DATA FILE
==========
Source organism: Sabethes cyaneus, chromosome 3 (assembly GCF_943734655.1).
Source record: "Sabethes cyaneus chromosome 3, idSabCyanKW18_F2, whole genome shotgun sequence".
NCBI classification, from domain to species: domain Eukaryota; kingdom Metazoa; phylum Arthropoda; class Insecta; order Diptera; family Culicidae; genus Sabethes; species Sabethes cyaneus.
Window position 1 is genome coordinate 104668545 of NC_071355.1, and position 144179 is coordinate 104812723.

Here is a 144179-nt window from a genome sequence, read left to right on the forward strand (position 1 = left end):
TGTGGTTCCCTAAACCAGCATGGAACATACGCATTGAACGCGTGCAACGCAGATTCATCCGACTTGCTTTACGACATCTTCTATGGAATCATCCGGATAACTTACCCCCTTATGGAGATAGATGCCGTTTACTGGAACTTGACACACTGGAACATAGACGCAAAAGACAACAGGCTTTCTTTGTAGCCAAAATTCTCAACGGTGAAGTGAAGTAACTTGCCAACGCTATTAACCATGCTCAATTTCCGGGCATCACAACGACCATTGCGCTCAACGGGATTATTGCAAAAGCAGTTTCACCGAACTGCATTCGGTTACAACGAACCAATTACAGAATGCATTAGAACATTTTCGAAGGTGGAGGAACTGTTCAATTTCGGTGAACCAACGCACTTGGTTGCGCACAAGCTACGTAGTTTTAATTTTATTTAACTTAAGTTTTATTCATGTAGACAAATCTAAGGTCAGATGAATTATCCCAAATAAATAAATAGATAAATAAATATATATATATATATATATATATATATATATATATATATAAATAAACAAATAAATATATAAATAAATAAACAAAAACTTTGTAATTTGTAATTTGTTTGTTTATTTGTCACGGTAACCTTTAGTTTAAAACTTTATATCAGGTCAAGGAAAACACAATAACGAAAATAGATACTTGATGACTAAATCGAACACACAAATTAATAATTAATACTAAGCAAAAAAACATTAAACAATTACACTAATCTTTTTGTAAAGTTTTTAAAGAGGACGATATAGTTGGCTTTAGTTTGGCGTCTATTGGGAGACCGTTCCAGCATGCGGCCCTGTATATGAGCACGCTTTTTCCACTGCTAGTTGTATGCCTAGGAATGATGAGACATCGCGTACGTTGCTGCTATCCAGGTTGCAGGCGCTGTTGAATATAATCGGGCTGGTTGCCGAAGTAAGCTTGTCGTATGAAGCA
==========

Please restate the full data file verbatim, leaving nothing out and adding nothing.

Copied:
Source organism: Sabethes cyaneus, chromosome 3 (assembly GCF_943734655.1).
Source record: "Sabethes cyaneus chromosome 3, idSabCyanKW18_F2, whole genome shotgun sequence".
NCBI classification, from domain to species: domain Eukaryota; kingdom Metazoa; phylum Arthropoda; class Insecta; order Diptera; family Culicidae; genus Sabethes; species Sabethes cyaneus.
Window position 1 is genome coordinate 104668545 of NC_071355.1, and position 144179 is coordinate 104812723.

Here is a 144179-nt window from a genome sequence, read left to right on the forward strand (position 1 = left end):
TGTGGTTCCCTAAACCAGCATGGAACATACGCATTGAACGCGTGCAACGCAGATTCATCCGACTTGCTTTACGACATCTTCTATGGAATCATCCGGATAACTTACCCCCTTATGGAGATAGATGCCGTTTACTGGAACTTGACACACTGGAACATAGACGCAAAAGACAACAGGCTTTCTTTGTAGCCAAAATTCTCAACGGTGAAGTGAAGTAACTTGCCAACGCTATTAACCATGCTCAATTTCCGGGCATCACAACGACCATTGCGCTCAACGGGATTATTGCAAAAGCAGTTTCACCGAACTGCATTCGGTTACAACGAACCAATTACAGAATGCATTAGAACATTTTCGAAGGTGGAGGAACTGTTCAATTTCGGTGAACCAACGCACTTGGTTGCGCACAAGCTACGTAGTTTTAATTTTATTTAACTTAAGTTTTATTCATGTAGACAAATCTAAGGTCAGATGAATTATCCCAAATAAATAAATAGATAAATAAATATATATATATATATATATATATATATATATATATATATAAATAAACAAATAAATATATAAATAAATAAACAAAAACTTTGTAATTTGTAATTTGTTTGTTTATTTGTCACGGTAACCTTTAGTTTAAAACTTTATATCAGGTCAAGGAAAACACAATAACGAAAATAGATACTTGATGACTAAATCGAACACACAAATTAATAATTAATACTAAGCAAAAAAACATTAAACAATTACACTAATCTTTTTGTAAAGTTTTTAAAGAGGACGATATAGTTGGCTTTAGTTTGGCGTCTATTGGGAGACCGTTCCAGCATGCGGCCCTGTATATGAGCACGCTTTTTCCACTGCTAGTTGTATGCCTAGGAATGATGAGACATCGCGTACGTTGCTGCTATCCAGGTTGCAGGCGCTGTTGAATATAATCGGGCTGGTTGCCGAAGTAAGCTTGTCGTATGAAGCA